Last week I picked up a newly released second edition of a book on the role of women in ministry. Written by a well-known theologian, it was acclaimed as the latest in scholarship on backgrounds. And I was surprised to discover its chapter on the first-century Greek and Roman world drew on only one secondary source later than 1980.
Though this author downplayed the importance of culture for understanding 1 Corinthians 11 and 14, and 1 Timothy 2—some of the Bible’s “woman” texts—he went on to talk of women in the ancient world being under male authority for life (which was not always the case), women veiling the fronts of their faces (probably not ever the case except on wedding days), and other long-outdated information. Unfortunately, his historical understanding, based on old information, greatly affected how he understood the texts.
Yet especially when it comes to understanding backgrounds on the “women” texts, much has changed, particularly in the past half-century.
First, the field of women’s and gender history has exploded as women have joined men in the academy. And women’s involvement has added a new emphasis on social history. Whereas much of political history focuses on emperors and kings, social history asks all sorts of questions about commoners such as, “What was the average life expectancy?” and “What sort of work did men and women do?” and “Did women sit or lie down during childbirth?” Gender analysis also has us asking, “What did first-century Romans consider feminine?” and “What made a Greek man manly?”
With new emphases in history departments have come new methodologies, including a reconsideration of primary sources. In the past when an ancient writer criticized women for being too talkative, scholars have tended to take such assessments at face value. But today’s historian would look for additional clues. So when reading a writer such as Cicero, who used “woman” imagery to insult Antony in The Second Philippic, a contemporary scholar would consider how the author is using gender as part of a rhetorical strategy. Is Cicero including his negative assessment of women as part of a scheme of insulting Antony’s enemies?
Second, the academic field of semiotics has seen monumental growth. “Semiotics” is the study of symbols and signs as elements of communicative behavior. Consider what a ring worn on the fourth finger, left hand communicates in the West, or what some think of a man who wears a baseball cap to a funeral. And a white dress on a woman’s wedding day says something different from what a red one would express. In terms of the ancient world, that would include knowing how and where a woman covered her head, with what she covered it (a veil or hair and/or fillets) and what doing so expressed in her context. Any explanation of the head-covering debate that ignores recent findings in semiotics is bound to be based on erroneous cultural information.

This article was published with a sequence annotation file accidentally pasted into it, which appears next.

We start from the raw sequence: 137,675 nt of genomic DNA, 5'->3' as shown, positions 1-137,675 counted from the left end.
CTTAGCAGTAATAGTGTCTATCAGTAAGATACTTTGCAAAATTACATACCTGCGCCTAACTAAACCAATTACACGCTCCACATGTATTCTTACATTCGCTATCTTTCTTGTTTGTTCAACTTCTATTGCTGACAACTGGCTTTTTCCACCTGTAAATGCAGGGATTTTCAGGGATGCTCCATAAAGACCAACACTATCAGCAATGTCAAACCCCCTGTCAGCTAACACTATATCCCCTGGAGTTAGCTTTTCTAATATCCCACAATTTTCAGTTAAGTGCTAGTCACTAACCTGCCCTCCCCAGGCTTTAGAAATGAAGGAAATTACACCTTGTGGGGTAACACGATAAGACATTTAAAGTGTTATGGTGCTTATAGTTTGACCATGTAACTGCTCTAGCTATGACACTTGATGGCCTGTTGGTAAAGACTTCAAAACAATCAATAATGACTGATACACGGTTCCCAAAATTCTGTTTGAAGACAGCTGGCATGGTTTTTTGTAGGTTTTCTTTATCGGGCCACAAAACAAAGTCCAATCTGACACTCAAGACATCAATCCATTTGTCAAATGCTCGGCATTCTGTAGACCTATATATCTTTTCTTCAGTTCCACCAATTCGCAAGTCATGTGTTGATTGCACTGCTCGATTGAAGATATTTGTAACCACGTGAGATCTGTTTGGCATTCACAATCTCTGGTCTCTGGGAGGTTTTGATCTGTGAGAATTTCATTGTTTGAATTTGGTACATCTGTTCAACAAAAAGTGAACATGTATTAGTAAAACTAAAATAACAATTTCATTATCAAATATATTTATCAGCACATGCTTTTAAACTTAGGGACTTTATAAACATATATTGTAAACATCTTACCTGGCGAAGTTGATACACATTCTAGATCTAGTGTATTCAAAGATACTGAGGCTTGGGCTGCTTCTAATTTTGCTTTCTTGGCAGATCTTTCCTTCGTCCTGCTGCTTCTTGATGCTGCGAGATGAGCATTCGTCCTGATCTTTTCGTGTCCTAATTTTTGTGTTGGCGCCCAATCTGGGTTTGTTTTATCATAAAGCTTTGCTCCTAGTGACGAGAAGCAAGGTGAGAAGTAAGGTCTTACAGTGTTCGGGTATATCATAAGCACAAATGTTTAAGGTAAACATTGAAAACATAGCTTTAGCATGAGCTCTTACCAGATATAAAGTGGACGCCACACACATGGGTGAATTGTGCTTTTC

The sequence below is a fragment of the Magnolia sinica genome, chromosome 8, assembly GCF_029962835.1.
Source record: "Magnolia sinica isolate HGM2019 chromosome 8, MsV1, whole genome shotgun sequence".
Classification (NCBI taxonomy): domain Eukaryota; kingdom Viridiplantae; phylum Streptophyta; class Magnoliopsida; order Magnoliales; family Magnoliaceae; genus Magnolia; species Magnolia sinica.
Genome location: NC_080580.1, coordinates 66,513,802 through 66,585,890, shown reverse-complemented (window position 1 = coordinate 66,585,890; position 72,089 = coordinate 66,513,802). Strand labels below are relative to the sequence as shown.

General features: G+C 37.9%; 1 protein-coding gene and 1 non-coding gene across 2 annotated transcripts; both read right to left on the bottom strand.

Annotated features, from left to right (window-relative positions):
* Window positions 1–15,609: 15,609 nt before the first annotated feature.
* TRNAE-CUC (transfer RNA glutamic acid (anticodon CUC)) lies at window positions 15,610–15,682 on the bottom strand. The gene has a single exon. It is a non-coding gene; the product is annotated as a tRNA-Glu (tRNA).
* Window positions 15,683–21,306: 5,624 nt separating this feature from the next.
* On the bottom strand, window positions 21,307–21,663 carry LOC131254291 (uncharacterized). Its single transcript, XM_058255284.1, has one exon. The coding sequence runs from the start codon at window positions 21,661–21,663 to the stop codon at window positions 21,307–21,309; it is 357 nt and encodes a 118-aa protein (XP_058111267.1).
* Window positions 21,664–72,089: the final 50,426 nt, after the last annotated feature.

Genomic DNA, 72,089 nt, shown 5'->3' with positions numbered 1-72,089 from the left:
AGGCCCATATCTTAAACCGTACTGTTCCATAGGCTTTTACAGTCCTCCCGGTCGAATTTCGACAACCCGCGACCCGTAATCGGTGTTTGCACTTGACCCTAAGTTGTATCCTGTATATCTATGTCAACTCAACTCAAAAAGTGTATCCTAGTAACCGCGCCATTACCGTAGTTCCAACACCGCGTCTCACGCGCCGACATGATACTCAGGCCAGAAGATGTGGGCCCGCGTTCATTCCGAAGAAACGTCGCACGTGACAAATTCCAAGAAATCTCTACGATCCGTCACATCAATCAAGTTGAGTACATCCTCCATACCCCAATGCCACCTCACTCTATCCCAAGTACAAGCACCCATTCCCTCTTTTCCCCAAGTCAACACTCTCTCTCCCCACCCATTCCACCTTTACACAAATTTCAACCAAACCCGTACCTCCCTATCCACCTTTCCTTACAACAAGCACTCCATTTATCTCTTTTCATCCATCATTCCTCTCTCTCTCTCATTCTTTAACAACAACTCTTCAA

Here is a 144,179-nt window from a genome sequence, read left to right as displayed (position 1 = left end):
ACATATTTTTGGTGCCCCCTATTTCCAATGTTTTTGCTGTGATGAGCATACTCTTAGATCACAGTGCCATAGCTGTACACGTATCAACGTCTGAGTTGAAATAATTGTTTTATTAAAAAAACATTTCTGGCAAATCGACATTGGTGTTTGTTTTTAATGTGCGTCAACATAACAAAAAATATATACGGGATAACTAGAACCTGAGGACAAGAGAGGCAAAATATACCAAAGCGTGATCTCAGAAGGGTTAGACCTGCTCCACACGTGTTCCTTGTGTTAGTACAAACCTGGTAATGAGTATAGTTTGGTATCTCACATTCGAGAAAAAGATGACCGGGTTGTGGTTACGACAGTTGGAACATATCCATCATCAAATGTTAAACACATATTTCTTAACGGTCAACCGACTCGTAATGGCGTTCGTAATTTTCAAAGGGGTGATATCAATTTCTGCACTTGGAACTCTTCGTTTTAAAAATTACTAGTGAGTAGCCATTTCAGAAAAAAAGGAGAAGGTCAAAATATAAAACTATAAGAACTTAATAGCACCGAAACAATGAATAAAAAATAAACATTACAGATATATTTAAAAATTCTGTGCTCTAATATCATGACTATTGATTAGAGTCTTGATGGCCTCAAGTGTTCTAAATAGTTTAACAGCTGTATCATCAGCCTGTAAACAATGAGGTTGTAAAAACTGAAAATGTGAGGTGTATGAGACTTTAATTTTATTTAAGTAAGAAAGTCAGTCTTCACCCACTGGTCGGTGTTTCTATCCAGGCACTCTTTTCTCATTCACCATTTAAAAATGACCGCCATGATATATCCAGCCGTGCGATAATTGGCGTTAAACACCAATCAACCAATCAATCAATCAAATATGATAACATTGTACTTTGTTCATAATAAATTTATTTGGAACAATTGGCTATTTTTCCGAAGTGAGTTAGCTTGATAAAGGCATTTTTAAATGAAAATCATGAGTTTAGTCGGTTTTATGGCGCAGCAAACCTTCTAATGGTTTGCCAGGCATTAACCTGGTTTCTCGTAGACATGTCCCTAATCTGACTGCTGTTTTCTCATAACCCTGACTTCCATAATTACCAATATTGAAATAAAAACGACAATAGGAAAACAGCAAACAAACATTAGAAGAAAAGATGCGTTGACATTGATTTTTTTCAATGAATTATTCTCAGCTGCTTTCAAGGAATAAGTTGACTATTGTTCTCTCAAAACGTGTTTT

Next, a deeper reading of ancient texts has also led to finding data about women hidden between the lines. Since Octavian passed laws allowing exemption from manus (male supervision) for citizen mothers of three children, the historian today will observe that “exemption as incentive” indicates women preferred freedom to being under authority. But the law itself also indicates that not all women lived under such authority all their lives.
Today’s scholars are also more apt to consider the number of years separating an ancient writer from the event he (it was usually a “he”) describes. In the first century Strabo reported on cult prostitution in Corinth’s distant past (from his perspective). But archaeologists today are seriously challenging the accuracy of such hearsay. Yet how many of us were taught that Roman religion was filled with temple prostitutes?
Add to all this the wealth of additional literary, archaeological, epigraphic, and iconographic evidence uncovered in the past half-century. The wording of many inscriptions is now available for search in a massive online concordance, making it possible for scholars to search by word, phrase, and geography without having to pore over books in a distant library or read them at the actual sites.
All of this has greatly aided us in reconstructing visions of first-century life in family, religion, and society. And because most people in the early church were non-elites, historians interested in early Christian backgrounds have greatly benefited from these developments.
So next time you’re browsing titles on the role of women, check out the footnotes and bibliographies. Are the sources up-to-date? The fundamental truths of Christianity will never change, but how we view biblical living may. Our understanding of the contexts in which texts were written has increased exponentially. And we often base applications today on our best parallels to what was happening in the world at the time.